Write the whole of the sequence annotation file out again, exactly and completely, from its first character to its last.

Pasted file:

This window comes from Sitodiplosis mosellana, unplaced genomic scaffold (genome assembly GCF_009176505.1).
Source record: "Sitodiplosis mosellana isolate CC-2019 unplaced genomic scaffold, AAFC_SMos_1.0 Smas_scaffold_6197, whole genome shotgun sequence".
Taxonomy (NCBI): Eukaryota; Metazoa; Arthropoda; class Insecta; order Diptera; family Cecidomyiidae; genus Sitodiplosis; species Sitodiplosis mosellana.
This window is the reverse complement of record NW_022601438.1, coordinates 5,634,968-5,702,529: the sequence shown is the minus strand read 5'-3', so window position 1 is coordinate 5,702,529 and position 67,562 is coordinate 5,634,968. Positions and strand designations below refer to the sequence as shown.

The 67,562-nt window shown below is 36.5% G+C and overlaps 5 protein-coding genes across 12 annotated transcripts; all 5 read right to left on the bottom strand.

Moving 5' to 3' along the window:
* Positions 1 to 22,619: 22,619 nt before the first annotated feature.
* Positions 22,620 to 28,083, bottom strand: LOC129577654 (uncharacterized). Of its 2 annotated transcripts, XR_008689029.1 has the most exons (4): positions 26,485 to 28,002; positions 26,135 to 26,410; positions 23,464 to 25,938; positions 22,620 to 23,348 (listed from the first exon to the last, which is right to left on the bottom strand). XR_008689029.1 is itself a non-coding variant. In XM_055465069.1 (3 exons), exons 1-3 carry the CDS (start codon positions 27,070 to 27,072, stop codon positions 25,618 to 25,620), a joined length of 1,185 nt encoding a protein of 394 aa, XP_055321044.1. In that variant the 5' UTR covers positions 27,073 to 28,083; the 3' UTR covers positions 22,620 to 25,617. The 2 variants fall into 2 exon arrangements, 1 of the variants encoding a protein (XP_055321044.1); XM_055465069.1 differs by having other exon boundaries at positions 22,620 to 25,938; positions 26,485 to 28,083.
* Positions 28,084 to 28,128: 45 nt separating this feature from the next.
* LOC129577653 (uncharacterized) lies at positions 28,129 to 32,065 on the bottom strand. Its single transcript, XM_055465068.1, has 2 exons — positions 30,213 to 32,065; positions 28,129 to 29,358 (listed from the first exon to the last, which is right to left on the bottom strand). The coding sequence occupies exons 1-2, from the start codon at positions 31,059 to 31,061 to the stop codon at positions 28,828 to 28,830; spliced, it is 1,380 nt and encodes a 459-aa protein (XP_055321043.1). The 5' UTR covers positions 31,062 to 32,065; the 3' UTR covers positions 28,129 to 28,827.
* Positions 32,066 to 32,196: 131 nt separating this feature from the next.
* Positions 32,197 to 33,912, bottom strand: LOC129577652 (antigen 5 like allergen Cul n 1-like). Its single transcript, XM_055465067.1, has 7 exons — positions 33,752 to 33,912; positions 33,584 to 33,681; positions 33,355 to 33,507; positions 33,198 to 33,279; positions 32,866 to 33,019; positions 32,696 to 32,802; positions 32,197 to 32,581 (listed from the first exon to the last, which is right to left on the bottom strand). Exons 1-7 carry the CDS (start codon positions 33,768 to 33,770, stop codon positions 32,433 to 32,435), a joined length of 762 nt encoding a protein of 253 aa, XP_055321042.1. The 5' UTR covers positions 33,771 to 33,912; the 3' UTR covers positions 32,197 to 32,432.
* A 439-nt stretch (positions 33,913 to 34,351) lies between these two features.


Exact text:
This window comes from Sitodiplosis mosellana, unplaced genomic scaffold (genome assembly GCF_009176505.1).
Source record: "Sitodiplosis mosellana isolate CC-2019 unplaced genomic scaffold, AAFC_SMos_1.0 Smas_scaffold_6197, whole genome shotgun sequence".
Taxonomy (NCBI): Eukaryota; Metazoa; Arthropoda; class Insecta; order Diptera; family Cecidomyiidae; genus Sitodiplosis; species Sitodiplosis mosellana.
This window is the reverse complement of record NW_022601438.1, coordinates 5,634,968-5,702,529: the sequence shown is the minus strand read 5'-3', so window position 1 is coordinate 5,702,529 and position 67,562 is coordinate 5,634,968. Positions and strand designations below refer to the sequence as shown.

The 67,562-nt window shown below is 36.5% G+C and overlaps 5 protein-coding genes across 12 annotated transcripts; all 5 read right to left on the bottom strand.

Moving 5' to 3' along the window:
* Positions 1 to 22,619: 22,619 nt before the first annotated feature.
* Positions 22,620 to 28,083, bottom strand: LOC129577654 (uncharacterized). Of its 2 annotated transcripts, XR_008689029.1 has the most exons (4): positions 26,485 to 28,002; positions 26,135 to 26,410; positions 23,464 to 25,938; positions 22,620 to 23,348 (listed from the first exon to the last, which is right to left on the bottom strand). XR_008689029.1 is itself a non-coding variant. In XM_055465069.1 (3 exons), exons 1-3 carry the CDS (start codon positions 27,070 to 27,072, stop codon positions 25,618 to 25,620), a joined length of 1,185 nt encoding a protein of 394 aa, XP_055321044.1. In that variant the 5' UTR covers positions 27,073 to 28,083; the 3' UTR covers positions 22,620 to 25,617. The 2 variants fall into 2 exon arrangements, 1 of the variants encoding a protein (XP_055321044.1); XM_055465069.1 differs by having other exon boundaries at positions 22,620 to 25,938; positions 26,485 to 28,083.
* Positions 28,084 to 28,128: 45 nt separating this feature from the next.
* LOC129577653 (uncharacterized) lies at positions 28,129 to 32,065 on the bottom strand. Its single transcript, XM_055465068.1, has 2 exons — positions 30,213 to 32,065; positions 28,129 to 29,358 (listed from the first exon to the last, which is right to left on the bottom strand). The coding sequence occupies exons 1-2, from the start codon at positions 31,059 to 31,061 to the stop codon at positions 28,828 to 28,830; spliced, it is 1,380 nt and encodes a 459-aa protein (XP_055321043.1). The 5' UTR covers positions 31,062 to 32,065; the 3' UTR covers positions 28,129 to 28,827.
* Positions 32,066 to 32,196: 131 nt separating this feature from the next.
* Positions 32,197 to 33,912, bottom strand: LOC129577652 (antigen 5 like allergen Cul n 1-like). Its single transcript, XM_055465067.1, has 7 exons — positions 33,752 to 33,912; positions 33,584 to 33,681; positions 33,355 to 33,507; positions 33,198 to 33,279; positions 32,866 to 33,019; positions 32,696 to 32,802; positions 32,197 to 32,581 (listed from the first exon to the last, which is right to left on the bottom strand). Exons 1-7 carry the CDS (start codon positions 33,768 to 33,770, stop codon positions 32,433 to 32,435), a joined length of 762 nt encoding a protein of 253 aa, XP_055321042.1. The 5' UTR covers positions 33,771 to 33,912; the 3' UTR covers positions 32,197 to 32,432.
* A 439-nt stretch (positions 33,913 to 34,351) lies between these two features.